However, it could still prove to be advantageous for the crowd of investors, as the infusion of institutional capital affords them the opportunity of co-investing in more high profile deals they normally wouldn't have the privilege to participate in. In addition, since institutional investors are experts and more experienced in selecting the best deals that offer the greatest returns with minimal risk, small investors could leverage on this by making their decisions in line with theirs.
As a real estate developer or manager on the other hand, you stand to benefit from the opportunity of raising large capital from a broader spectrum of investors (both from the crowd and institutional investors) for your projects at a low cost. This is because you have the privilege of bypassing intermediary costs as you can now directly connect to investors via a crowdfunding platform while also enjoying greater level of transparency in the process.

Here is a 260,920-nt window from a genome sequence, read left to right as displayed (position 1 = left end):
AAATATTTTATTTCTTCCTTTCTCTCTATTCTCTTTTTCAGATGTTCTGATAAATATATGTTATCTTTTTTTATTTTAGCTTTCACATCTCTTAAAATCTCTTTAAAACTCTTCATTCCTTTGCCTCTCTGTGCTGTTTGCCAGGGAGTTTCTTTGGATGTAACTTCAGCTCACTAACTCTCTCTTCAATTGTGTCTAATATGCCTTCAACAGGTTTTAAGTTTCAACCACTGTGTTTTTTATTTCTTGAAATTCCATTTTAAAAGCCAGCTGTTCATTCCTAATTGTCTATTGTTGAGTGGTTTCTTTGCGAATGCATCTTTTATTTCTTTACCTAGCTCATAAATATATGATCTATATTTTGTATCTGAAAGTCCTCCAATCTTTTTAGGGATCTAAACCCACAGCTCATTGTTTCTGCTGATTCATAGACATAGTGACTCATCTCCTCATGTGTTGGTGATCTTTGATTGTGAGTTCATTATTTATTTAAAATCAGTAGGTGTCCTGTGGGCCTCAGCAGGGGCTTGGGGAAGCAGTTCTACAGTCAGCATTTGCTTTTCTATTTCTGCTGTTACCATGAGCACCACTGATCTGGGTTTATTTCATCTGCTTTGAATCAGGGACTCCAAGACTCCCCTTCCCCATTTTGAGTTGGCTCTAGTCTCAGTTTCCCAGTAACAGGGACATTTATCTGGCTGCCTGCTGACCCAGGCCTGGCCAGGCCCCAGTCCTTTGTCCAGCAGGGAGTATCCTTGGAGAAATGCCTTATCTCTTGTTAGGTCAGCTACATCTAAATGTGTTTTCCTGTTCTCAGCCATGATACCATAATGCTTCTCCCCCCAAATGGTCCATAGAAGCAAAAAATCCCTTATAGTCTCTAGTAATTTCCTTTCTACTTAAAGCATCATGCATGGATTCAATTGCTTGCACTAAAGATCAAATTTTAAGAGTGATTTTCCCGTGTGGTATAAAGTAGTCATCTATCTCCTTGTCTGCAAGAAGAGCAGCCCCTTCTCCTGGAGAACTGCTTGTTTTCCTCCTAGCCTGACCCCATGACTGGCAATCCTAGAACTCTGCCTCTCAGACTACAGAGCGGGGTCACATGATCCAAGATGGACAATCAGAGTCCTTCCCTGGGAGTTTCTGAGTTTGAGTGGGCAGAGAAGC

The impact of institutional capital on the real estate crowdfunding landscape will depend on the extent of the growth of the current crowdfunding market. If the power of the crowd is harnessed by developers and crowdfunding platforms with greater intensity through massive online publicity, large amounts of money could still be raised to fund projects. In addition, when the Title III provisions of the JOBS Act, which relates to equity crowdfunding, is finally passed into law in the U.S., the lid will be taken off in equity crowdfunding and thus precipitating greater flow of funds from the public. Against this backdrop, funds raised from the crowd could still compete favorably with that brought in by institutional investors, other things being equal.
Startup developers and estate managers should begin to view the introduction of institutional capital to the crowdfund market with greater optimism. Who knows, that capital you have desperately longed for to fund your project could eventually come from a pool of investments by both accredited (or institutional investors) and non-accredited or average individual investors.
Institutional crowdfunding is in the game to play and its impact could only increase in the days to come.